I was raised on literature and mathematics and music and art. My parents are both academics and both musicians. There was singing and playing every moment of every day of my early life and I grew up pressing keys and blowing through things and pounding on pots and pans and singing my heart out at every opportunity. My mother is a beautiful writer, both prose and verse, and my father is a brilliant educator. I learned more in the few years between birth and school starting than I think I ever did after. School was nothing more than a tedious and often traumatic waste of time. At home, I got an appreciation for literature, both western (which I generally abhor, especially anything that can be termed classic) and eastern (which has more than just a special place in my heart — it is pretty much my entire bookshelf from Genji to Keiko and beyond). I learned to add, subtract, factor, derive, integrate and plot. I learned to write stories and tickle ivories. And I learned to ask questions, answer them and walk away from a fight. At school, I learned to be judged, to be bored, to be isolated and to be held back because young people aren’t supposed to be smart — it wasn’t until I became an adult that I realized that, especially in this populist, tribalist society, adults aren’t supposed to either be smart or want to be, either.
So where do I come from? I feel at home in so many cultures. I can sit in the temple and meditate and chant (you can choose, Pali, Sanskrit or Japanese, I’m good with any of them but the first is my preference when I’m alone). I can sing in a church as long as you don’t expect me to buy into the contemporary notion of supernatural divinity. I feel particularly comfortable in shul but I’m happy to clap my hands to summon the kami and close my eyes to honor my ancestors and yours. Where don’t I feel comfortable? Well, that’s where the escape part comes in.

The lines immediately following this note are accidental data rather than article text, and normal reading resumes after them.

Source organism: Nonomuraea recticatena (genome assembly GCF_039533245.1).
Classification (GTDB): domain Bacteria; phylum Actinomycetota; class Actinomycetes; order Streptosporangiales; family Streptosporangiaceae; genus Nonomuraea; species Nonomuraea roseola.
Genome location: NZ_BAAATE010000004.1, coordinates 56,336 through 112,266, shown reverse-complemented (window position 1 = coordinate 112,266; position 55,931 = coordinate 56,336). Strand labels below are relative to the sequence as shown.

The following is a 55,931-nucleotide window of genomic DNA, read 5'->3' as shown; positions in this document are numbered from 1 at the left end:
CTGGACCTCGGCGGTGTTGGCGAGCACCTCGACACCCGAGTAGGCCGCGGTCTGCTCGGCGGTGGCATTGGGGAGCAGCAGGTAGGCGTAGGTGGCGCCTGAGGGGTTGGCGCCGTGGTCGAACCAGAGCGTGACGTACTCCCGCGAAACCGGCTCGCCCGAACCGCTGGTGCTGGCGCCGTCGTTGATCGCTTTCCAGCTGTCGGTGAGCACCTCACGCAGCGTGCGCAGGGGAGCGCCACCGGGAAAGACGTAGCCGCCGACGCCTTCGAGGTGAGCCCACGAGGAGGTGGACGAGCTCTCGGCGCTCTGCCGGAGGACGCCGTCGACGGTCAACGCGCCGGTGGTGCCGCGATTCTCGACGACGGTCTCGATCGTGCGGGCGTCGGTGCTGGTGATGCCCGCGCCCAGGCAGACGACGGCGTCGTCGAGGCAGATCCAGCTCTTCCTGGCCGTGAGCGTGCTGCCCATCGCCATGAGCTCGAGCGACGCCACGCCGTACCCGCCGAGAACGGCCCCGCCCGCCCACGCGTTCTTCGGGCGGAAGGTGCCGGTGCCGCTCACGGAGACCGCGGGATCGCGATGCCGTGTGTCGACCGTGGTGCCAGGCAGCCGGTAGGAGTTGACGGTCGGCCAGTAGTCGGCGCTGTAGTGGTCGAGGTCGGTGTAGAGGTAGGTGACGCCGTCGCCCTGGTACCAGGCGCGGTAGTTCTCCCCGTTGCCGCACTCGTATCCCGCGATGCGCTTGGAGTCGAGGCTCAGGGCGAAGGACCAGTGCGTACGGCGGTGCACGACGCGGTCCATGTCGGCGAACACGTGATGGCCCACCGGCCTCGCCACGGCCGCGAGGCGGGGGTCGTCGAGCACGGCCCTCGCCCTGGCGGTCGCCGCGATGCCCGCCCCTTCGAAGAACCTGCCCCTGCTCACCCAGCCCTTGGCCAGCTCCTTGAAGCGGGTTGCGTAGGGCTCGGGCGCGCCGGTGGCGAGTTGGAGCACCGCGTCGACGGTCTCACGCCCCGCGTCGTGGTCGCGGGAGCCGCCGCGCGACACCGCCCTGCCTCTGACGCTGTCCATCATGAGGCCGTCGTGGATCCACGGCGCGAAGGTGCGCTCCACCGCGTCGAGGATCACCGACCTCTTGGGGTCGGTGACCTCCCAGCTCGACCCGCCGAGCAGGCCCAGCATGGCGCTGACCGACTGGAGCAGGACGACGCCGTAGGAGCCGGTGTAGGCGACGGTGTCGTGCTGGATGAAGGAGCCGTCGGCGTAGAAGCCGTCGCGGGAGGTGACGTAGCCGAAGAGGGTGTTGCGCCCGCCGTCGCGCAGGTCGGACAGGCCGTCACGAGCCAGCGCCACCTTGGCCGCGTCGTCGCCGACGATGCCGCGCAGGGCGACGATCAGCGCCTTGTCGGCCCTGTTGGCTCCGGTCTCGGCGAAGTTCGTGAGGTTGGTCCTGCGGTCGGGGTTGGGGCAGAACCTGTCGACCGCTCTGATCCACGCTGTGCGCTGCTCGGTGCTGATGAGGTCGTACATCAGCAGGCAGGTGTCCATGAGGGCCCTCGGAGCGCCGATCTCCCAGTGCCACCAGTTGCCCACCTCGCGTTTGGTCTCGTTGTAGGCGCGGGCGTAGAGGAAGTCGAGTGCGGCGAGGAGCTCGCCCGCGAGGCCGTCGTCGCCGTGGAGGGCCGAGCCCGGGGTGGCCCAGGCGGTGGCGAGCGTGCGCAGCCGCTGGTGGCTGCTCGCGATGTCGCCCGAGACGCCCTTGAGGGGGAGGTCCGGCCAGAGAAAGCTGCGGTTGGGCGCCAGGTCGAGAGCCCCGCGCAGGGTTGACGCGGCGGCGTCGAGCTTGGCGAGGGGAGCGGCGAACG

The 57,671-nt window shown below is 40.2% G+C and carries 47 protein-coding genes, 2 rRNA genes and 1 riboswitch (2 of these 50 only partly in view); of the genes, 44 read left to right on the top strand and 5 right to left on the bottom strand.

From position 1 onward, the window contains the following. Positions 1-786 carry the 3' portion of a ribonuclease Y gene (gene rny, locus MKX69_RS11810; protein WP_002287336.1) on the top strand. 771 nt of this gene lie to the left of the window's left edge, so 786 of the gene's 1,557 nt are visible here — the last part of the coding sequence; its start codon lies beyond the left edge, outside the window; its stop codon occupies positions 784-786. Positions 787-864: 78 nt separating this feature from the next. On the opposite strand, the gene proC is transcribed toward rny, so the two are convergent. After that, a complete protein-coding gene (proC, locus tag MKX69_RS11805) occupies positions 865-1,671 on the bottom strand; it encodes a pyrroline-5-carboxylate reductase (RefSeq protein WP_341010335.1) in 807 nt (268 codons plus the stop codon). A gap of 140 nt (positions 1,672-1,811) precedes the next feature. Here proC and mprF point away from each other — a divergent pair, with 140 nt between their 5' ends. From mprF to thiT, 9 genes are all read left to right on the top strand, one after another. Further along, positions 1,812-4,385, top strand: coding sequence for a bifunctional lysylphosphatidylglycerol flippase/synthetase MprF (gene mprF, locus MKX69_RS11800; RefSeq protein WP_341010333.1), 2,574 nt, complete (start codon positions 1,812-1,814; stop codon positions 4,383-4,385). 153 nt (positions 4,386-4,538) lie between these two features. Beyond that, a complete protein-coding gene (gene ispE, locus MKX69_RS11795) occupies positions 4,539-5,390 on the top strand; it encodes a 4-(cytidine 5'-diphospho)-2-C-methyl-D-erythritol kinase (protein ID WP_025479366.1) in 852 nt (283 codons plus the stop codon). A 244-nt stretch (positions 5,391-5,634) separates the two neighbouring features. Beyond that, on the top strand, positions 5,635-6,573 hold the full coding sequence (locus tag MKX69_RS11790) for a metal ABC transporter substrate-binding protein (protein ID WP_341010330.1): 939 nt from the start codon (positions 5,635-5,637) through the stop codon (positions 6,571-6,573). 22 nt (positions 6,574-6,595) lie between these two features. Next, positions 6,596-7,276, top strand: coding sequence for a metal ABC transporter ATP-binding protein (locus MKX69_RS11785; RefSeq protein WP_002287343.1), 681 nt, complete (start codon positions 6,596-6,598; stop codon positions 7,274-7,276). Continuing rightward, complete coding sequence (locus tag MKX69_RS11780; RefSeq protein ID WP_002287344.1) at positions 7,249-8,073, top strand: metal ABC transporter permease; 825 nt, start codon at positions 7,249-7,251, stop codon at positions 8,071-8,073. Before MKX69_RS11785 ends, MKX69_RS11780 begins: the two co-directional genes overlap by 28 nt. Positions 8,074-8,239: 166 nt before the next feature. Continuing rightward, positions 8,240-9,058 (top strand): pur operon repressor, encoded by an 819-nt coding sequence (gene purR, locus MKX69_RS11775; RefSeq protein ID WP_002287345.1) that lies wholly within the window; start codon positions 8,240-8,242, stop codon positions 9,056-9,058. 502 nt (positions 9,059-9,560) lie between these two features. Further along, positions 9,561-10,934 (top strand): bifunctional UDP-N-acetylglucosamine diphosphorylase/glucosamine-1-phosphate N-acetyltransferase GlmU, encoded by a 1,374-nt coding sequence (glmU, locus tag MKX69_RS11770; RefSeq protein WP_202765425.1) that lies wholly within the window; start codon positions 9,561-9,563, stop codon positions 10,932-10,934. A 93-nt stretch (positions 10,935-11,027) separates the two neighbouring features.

I don’t feel at home in the slightest in western culture. I don’t drink and I don’t believe in democracy. I have no interest in representation or self-government and I have absolutely no time for pandering to the lowest-common-denominator in society. Japanese culture is all about fitting in but respecting excellence, education and knowledge. Western culture is all about being average and seeking pleasure. It’s beyond disgusting. It’s self-destructive. It’s also highly gendered.
Gender is a concept that was created to enslave people for personal pleasure. There’s no physical reality to it at all. There’s nothing inherently different about “man” and “woman” any more than there’s a difference between “blonde” and “brunette” — just because something is a physically-divergent descriptive idea doesn’t make it relevant. What genitals I have doesn’t make me who I am, nor does it make anyone who they are. If you are identifying yourself by what’s in your pants, perhaps you are paying far too much attention to what’s in your pants — or to what you want to put in someone else’s, for that matter.
So it’s not a place I was trying to escape so much as a culture. Western culture in Canada is oppressive. I didn’t discover until I ended up in the UK later just how much more oppressive and painful it could become, though. Here’s the problem. I don’t have an answer, really.
I read eastern literature and practice my Japanese pronunciation, although I must admit it’s pretty shit. I binge on jpop and kpop when I’m trying to exercise (rarer than I’d like to admit) and fall asleep to the sound of kotos and their musical partners most nights (or the rain but that’s rather non-culturally-specific). I translate ancient scriptures into contemporary English and poems from more languages than I’d like to admit. And I long for a teaching job at a university back home in North America teaching creative writing — not because N/A is where I particularly desire to be but because there ain’t nobody going to get me to teach it in Japan given that it is, after all, English and that’s not so much a thing there. So how do you escape the culture that penetrates your every waking moment with its aggressive presence? Good question. I’ll let you know when I succeed.
For now, I do my best with headphones and a heavy dose of literature.